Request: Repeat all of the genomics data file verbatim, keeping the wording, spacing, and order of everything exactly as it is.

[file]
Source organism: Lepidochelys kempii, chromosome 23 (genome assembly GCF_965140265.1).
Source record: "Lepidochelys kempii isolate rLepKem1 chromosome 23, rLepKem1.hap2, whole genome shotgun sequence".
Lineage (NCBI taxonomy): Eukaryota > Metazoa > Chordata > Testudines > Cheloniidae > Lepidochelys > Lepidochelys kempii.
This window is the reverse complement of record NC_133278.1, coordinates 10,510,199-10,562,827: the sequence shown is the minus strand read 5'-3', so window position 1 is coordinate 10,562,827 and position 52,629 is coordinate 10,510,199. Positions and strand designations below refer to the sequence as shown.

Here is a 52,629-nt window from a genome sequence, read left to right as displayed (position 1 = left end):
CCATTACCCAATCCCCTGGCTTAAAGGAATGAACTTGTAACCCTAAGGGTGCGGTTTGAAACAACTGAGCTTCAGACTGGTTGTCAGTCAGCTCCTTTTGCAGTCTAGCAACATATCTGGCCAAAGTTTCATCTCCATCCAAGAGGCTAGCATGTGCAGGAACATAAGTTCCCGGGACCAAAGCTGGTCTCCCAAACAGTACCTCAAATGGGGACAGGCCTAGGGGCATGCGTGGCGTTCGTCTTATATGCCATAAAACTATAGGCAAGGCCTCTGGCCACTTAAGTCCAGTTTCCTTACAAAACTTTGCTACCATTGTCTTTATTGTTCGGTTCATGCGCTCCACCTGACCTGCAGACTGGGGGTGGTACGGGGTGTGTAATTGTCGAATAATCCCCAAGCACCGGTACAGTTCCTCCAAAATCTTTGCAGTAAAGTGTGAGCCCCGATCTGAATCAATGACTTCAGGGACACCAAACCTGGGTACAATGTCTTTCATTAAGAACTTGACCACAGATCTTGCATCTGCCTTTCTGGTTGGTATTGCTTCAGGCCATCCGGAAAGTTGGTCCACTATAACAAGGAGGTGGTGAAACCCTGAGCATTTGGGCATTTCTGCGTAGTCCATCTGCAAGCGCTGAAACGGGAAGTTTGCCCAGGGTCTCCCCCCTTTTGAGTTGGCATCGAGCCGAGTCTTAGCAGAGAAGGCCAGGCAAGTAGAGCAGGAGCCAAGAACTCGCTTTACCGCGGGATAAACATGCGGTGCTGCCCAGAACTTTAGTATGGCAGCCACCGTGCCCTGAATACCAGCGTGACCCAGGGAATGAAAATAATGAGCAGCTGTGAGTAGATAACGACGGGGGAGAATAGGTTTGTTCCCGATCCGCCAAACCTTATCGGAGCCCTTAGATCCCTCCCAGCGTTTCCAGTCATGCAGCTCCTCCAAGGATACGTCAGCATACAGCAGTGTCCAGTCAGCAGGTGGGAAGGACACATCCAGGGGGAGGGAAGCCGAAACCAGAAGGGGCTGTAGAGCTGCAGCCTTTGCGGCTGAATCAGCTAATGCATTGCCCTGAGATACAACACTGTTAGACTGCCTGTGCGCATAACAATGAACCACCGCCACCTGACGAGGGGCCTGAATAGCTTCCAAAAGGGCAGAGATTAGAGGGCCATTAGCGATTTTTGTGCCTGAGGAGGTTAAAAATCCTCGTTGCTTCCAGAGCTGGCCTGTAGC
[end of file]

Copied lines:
Source organism: Lepidochelys kempii, chromosome 23 (genome assembly GCF_965140265.1).
Source record: "Lepidochelys kempii isolate rLepKem1 chromosome 23, rLepKem1.hap2, whole genome shotgun sequence".
Lineage (NCBI taxonomy): Eukaryota > Metazoa > Chordata > Testudines > Cheloniidae > Lepidochelys > Lepidochelys kempii.
This window is the reverse complement of record NC_133278.1, coordinates 10,510,199-10,562,827: the sequence shown is the minus strand read 5'-3', so window position 1 is coordinate 10,562,827 and position 52,629 is coordinate 10,510,199. Positions and strand designations below refer to the sequence as shown.

Here is a 52,629-nt window from a genome sequence, read left to right as displayed (position 1 = left end):
CCATTACCCAATCCCCTGGCTTAAAGGAATGAACTTGTAACCCTAAGGGTGCGGTTTGAAACAACTGAGCTTCAGACTGGTTGTCAGTCAGCTCCTTTTGCAGTCTAGCAACATATCTGGCCAAAGTTTCATCTCCATCCAAGAGGCTAGCATGTGCAGGAACATAAGTTCCCGGGACCAAAGCTGGTCTCCCAAACAGTACCTCAAATGGGGACAGGCCTAGGGGCATGCGTGGCGTTCGTCTTATATGCCATAAAACTATAGGCAAGGCCTCTGGCCACTTAAGTCCAGTTTCCTTACAAAACTTTGCTACCATTGTCTTTATTGTTCGGTTCATGCGCTCCACCTGACCTGCAGACTGGGGGTGGTACGGGGTGTGTAATTGTCGAATAATCCCCAAGCACCGGTACAGTTCCTCCAAAATCTTTGCAGTAAAGTGTGAGCCCCGATCTGAATCAATGACTTCAGGGACACCAAACCTGGGTACAATGTCTTTCATTAAGAACTTGACCACAGATCTTGCATCTGCCTTTCTGGTTGGTATTGCTTCAGGCCATCCGGAAAGTTGGTCCACTATAACAAGGAGGTGGTGAAACCCTGAGCATTTGGGCATTTCTGCGTAGTCCATCTGCAAGCGCTGAAACGGGAAGTTTGCCCAGGGTCTCCCCCCTTTTGAGTTGGCATCGAGCCGAGTCTTAGCAGAGAAGGCCAGGCAAGTAGAGCAGGAGCCAAGAACTCGCTTTACCGCGGGATAAACATGCGGTGCTGCCCAGAACTTTAGTATGGCAGCCACCGTGCCCTGAATACCAGCGTGACCCAGGGAATGAAAATAATGAGCAGCTGTGAGTAGATAACGACGGGGGAGAATAGGTTTGTTCCCGATCCGCCAAACCTTATCGGAGCCCTTAGATCCCTCCCAGCGTTTCCAGTCATGCAGCTCCTCCAAGGATACGTCAGCATACAGCAGTGTCCAGTCAGCAGGTGGGAAGGACACATCCAGGGGGAGGGAAGCCGAAACCAGAAGGGGCTGTAGAGCTGCAGCCTTTGCGGCTGAATCAGCTAATGCATTGCCCTGAGATACAACACTGTTAGACTGCCTGTGCGCATAACAATGAACCACCGCCACCTGACGAGGGGCCTGAATAGCTTCCAAAAGGGCAGAGATTAGAGGGCCATTAGCGATTTTTGTGCCTGAGGAGGTTAAAAATCCTCGTTGCTTCCAGAGCTGGCCTGTAGC